Hospital - Photo courtesy of Robert Linder on Unsplash

The number of coronavirus patients in Los Angeles County hospitals has declined by 11 people to 777, with 93 of those patients in intensive care, up slightly from 91 a day earlier, according to the latest state data.

Those Saturday figures come as Los Angeles County’s public health director continues preaching caution against the spread of COVID-19 as holiday gatherings continue and an ongoing heat wave keeps many people indoors.

“As we all look forward to celebrating Labor Day and expressing our deep appreciation to the many hard-working people throughout our county, we face the twin challenges this holiday weekend of ongoing circulation of COVID, plus very high heat across most regions of L.A. County,” Public Health Director Barbara Ferrer said in a statement. “With the extreme heat, it will make sense for many to move gatherings indoors. When gathering indoors, you can maximize ventilation by opening windows and doors, using air filters, and setting HVAC systems to maximize fresh air exchange. It is also advisable to wear a mask if gathering indoors with individuals whose COVID status is unknown.”

On Thursday the county officially moved into the U.S. Centers for Disease Control and Prevention’s “low” COVID-19 activity level, a result of the falling infection rate and continued slower pace of new virus-related hospital admissions.

The CDC moved Los Angeles County into the “low” category when the average rate of new COVID infections fell below the threshold of 200 per 100,000 residents. The official infection rate as of Thursday was about 193 new cases per 100,000 residents.

The county’s hospitalization numbers also remained low, with the average daily rate of new virus-related admissions estimated at 9 per 100,000 residents — below the CDC’s threshold of 10 per 100,000 residents.

Those statistics were good enough to move the county out of the “medium” activity category. The move has no practical effect for residents, since it will not trigger any changes in public health protocols, with most restrictions already lifted.

“Moving into the low community level reflects minimal stress on the hospital care system in L.A. County associated with COVID-19,” Ferrer said during an online briefing Thursday. “However, viral transmission with a case rate of just below 200 is still high, as it represents about 2,600 new cases a day. Our hope is that we can continue to slow transmission so that we reach a weekly case rate of less than 100, which would drop that daily number of new cases to 1,400.”

Ferrer has also noted that the official number of new cases reported each day is an undercount of actual virus activity in the county, since many people rely on at-home tests, the results of which are not reported to the county.

The county reported another 2,705 new cases on Friday, raising the cumulative total from throughout the pandemic to 3,413,783. Another 16 virus-related deaths were also reported, giving the county an overall death toll of 33,187.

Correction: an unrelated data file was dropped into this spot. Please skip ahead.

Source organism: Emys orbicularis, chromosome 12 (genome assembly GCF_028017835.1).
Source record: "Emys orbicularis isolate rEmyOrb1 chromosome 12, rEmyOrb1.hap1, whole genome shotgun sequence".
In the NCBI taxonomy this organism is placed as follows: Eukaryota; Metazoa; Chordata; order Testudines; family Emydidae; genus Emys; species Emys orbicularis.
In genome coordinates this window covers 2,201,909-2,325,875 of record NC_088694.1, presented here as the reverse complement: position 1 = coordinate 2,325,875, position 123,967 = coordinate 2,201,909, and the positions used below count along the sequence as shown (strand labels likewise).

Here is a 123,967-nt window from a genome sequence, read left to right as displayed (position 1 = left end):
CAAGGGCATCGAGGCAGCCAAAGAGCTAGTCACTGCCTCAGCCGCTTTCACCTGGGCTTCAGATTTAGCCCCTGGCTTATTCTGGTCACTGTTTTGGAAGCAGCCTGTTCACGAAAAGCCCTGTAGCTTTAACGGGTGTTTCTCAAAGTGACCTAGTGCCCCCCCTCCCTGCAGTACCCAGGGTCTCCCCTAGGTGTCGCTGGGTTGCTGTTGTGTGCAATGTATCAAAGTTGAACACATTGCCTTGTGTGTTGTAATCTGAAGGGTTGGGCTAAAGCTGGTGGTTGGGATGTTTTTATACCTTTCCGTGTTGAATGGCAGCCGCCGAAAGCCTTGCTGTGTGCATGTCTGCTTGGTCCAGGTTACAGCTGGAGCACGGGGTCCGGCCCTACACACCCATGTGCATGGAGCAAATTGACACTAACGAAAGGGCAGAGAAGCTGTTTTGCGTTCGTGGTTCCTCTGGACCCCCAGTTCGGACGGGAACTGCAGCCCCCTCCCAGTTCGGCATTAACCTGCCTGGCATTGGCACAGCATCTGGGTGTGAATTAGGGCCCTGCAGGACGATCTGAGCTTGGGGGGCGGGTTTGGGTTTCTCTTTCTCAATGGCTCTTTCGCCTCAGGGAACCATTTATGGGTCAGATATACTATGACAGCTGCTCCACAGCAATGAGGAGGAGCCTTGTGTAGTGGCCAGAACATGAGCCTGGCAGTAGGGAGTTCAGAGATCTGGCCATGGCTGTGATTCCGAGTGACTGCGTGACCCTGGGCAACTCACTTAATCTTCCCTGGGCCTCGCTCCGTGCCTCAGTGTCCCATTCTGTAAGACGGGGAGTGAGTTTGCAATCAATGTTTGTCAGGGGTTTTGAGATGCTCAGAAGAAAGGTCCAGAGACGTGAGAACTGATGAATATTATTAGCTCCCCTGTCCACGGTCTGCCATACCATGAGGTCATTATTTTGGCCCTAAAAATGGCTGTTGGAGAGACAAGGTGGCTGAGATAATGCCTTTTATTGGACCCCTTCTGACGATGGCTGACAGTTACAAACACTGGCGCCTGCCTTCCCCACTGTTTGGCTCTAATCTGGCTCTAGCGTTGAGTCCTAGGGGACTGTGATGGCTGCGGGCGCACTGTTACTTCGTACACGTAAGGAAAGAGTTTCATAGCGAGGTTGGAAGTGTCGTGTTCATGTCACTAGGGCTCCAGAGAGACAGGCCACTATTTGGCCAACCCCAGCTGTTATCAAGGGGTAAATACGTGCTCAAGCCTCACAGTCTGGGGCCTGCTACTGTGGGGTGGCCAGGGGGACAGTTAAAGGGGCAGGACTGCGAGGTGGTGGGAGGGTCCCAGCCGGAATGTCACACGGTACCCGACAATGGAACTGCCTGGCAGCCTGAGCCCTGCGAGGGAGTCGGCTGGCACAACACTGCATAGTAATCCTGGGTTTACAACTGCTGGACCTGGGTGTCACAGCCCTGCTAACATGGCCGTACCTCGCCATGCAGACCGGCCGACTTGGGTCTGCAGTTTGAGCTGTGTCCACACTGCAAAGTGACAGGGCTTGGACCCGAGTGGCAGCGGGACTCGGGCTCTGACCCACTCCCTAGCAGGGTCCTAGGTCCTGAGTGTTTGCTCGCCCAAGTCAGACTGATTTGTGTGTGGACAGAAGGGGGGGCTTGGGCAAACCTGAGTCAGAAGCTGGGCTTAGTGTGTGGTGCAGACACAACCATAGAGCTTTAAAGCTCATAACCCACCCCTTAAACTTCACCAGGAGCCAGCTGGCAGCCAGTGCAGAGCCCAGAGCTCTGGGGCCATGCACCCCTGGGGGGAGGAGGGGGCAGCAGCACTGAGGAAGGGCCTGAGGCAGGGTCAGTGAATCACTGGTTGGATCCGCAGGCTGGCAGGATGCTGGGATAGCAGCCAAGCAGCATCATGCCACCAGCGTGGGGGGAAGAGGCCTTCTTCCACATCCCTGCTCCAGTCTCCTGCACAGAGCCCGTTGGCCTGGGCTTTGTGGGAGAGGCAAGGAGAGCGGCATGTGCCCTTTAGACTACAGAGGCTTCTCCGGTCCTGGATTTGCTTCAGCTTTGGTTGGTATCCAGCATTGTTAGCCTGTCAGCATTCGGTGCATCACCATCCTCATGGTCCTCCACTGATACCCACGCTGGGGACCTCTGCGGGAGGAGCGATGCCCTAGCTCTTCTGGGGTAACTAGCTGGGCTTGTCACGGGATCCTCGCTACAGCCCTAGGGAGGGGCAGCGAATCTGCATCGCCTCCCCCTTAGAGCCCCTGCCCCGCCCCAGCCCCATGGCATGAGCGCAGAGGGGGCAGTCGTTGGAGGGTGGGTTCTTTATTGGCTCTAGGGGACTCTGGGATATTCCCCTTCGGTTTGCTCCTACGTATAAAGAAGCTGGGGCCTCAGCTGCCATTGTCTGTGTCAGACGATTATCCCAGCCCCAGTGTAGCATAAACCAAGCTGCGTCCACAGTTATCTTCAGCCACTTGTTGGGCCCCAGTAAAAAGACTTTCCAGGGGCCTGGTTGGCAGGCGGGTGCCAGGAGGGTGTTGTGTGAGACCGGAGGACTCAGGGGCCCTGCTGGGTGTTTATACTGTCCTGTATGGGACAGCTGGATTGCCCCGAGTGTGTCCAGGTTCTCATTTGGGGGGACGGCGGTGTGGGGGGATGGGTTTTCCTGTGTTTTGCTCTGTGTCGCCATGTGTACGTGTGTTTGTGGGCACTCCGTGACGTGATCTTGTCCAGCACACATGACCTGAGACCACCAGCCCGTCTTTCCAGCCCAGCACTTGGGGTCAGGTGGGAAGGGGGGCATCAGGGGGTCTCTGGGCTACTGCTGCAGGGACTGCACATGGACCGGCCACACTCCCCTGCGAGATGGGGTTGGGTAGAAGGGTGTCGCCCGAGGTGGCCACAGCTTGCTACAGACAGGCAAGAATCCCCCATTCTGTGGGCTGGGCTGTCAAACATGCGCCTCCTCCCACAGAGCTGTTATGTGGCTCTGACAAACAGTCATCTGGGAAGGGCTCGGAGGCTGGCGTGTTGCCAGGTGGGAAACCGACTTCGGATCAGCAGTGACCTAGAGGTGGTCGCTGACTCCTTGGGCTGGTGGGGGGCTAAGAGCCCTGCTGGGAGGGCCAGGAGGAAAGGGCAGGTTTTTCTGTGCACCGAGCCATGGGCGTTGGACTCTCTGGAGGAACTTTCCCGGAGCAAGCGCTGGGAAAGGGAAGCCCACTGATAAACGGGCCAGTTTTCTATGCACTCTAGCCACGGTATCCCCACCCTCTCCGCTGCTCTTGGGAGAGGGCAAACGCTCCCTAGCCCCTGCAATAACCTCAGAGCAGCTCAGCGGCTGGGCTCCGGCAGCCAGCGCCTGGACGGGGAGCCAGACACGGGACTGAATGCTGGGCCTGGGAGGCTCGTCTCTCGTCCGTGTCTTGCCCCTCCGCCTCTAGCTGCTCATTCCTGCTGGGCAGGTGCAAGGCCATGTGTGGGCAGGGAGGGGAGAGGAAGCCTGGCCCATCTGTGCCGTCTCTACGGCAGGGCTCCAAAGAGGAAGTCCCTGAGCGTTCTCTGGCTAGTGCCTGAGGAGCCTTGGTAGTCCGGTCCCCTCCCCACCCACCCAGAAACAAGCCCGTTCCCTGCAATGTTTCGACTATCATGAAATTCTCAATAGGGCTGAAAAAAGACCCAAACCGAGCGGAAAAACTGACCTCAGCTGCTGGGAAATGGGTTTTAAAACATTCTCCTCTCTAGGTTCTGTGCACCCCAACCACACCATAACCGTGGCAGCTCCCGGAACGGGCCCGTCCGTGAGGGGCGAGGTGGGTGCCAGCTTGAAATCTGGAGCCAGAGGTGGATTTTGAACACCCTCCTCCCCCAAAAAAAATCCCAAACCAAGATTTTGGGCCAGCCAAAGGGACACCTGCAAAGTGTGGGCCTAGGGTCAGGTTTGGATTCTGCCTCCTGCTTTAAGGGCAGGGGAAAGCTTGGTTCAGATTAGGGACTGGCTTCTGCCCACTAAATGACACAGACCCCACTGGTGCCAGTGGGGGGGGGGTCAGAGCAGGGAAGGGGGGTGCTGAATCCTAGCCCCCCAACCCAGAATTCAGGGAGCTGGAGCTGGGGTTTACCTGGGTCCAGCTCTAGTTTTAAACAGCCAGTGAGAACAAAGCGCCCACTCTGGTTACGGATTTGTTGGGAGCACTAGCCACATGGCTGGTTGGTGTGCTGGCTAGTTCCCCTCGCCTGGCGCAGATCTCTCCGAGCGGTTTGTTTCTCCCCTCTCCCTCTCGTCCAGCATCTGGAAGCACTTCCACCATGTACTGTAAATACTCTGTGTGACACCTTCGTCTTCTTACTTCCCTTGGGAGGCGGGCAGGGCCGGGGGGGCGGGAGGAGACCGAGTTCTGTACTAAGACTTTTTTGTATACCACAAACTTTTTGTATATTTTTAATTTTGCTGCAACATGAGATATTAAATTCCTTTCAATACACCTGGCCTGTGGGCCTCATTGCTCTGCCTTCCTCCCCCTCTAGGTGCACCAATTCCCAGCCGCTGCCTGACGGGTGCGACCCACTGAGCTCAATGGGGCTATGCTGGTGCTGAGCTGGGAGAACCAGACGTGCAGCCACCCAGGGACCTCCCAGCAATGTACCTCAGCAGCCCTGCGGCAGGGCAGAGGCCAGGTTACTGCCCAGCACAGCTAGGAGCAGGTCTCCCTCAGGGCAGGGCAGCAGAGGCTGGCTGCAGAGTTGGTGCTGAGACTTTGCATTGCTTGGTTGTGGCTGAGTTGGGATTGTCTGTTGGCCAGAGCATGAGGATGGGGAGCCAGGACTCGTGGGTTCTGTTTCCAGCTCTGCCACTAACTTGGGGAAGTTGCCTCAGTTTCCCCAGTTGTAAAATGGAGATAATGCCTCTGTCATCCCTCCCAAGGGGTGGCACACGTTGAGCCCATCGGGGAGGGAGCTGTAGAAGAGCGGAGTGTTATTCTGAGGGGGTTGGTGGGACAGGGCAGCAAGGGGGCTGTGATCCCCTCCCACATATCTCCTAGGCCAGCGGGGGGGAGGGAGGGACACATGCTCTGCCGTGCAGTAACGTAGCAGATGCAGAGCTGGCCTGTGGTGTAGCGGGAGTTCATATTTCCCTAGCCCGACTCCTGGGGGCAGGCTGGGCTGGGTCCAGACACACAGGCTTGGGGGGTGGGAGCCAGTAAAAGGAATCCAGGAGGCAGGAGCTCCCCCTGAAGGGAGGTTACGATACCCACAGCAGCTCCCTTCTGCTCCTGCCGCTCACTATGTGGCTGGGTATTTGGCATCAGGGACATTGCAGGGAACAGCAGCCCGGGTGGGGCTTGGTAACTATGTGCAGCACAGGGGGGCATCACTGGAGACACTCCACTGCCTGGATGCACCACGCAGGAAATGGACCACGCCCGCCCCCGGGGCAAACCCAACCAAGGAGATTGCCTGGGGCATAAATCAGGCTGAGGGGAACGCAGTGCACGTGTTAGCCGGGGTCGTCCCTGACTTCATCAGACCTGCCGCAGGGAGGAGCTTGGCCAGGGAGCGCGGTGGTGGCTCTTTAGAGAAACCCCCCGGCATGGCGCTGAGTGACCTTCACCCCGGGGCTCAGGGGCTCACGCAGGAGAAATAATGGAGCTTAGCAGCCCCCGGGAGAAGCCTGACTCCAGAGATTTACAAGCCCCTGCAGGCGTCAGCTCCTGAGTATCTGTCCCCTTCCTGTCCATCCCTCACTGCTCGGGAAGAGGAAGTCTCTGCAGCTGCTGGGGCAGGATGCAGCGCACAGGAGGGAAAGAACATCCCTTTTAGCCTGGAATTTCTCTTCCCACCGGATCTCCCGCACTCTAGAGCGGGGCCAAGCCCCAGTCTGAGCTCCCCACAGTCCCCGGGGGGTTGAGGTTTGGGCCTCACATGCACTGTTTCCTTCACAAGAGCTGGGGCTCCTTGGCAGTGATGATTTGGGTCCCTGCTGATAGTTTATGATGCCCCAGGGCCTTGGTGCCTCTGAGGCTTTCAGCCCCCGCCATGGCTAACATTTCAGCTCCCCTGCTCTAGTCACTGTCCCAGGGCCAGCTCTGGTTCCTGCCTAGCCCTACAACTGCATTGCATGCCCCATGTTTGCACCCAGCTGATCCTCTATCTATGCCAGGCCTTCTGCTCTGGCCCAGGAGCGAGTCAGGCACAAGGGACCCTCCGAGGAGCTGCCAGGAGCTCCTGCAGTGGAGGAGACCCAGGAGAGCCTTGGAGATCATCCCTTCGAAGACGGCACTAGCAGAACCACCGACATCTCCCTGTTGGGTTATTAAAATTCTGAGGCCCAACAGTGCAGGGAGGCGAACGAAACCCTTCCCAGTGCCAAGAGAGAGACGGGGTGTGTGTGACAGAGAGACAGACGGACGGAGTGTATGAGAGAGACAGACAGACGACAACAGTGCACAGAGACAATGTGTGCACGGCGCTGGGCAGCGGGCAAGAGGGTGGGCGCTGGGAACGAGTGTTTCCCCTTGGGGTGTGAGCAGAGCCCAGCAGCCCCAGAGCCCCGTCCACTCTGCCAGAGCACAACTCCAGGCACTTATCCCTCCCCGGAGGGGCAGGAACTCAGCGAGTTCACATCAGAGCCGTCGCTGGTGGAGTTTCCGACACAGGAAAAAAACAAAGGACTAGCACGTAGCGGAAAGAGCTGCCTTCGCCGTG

The average daily rate of people testing positive for the virus was 7.8% as of Friday.

The county does not report COVID data on weekends or holidays.

Ferrer said the hospitalization numbers could be slightly off due to a glitch in the data-reporting system hospitals use to share COVID patient numbers with the state.

Health officials have said roughly 43% of COVID-positive hospital patients were actually admitted for virus-related illness, while the others were admitted for other reasons, with some only learning they were infected when they were tested at the hospital.

At some point this week, the county is expected to begin offering the newly approved COVID vaccine booster doses specifically engineered to combat the Omicron variant. The county anticipates receiving 170,000 doses of the new booster shots by the middle of the week, Ferrer has said.

The bivalent boosters were developed to generate an immune response from the original COVID-19 virus and BA.4 and BA.5 Omicron subvariants. A Pfizer/BioNTech booster is for those age 12 and over, while a Moderna bivalent booster is for those age 18 and older.

“Most Californians are now eligible for an updated Moderna or Pfizer-BioNTech booster and will be able to strengthen their protection against COVID-19 as we head into the fall and winter seasons,” California Health & Human Services Agency Secretary Dr. Mark Ghaly and state Public Health Director Dr. Tomás J. Aragón said in a joint statement issued Saturday.

“These boosters are bivalent, which means they are pulling double duty by increasing immunity against the original coronavirus strain while also protecting against the newer Omicron variants threatening Californians,” the statement continued. “Because protection from infection can decrease over time, the updated boosters are a safe way to maintain protection and reduce the most severe outcomes of COVID-19, such as hospitalization, long COVID, and death.”

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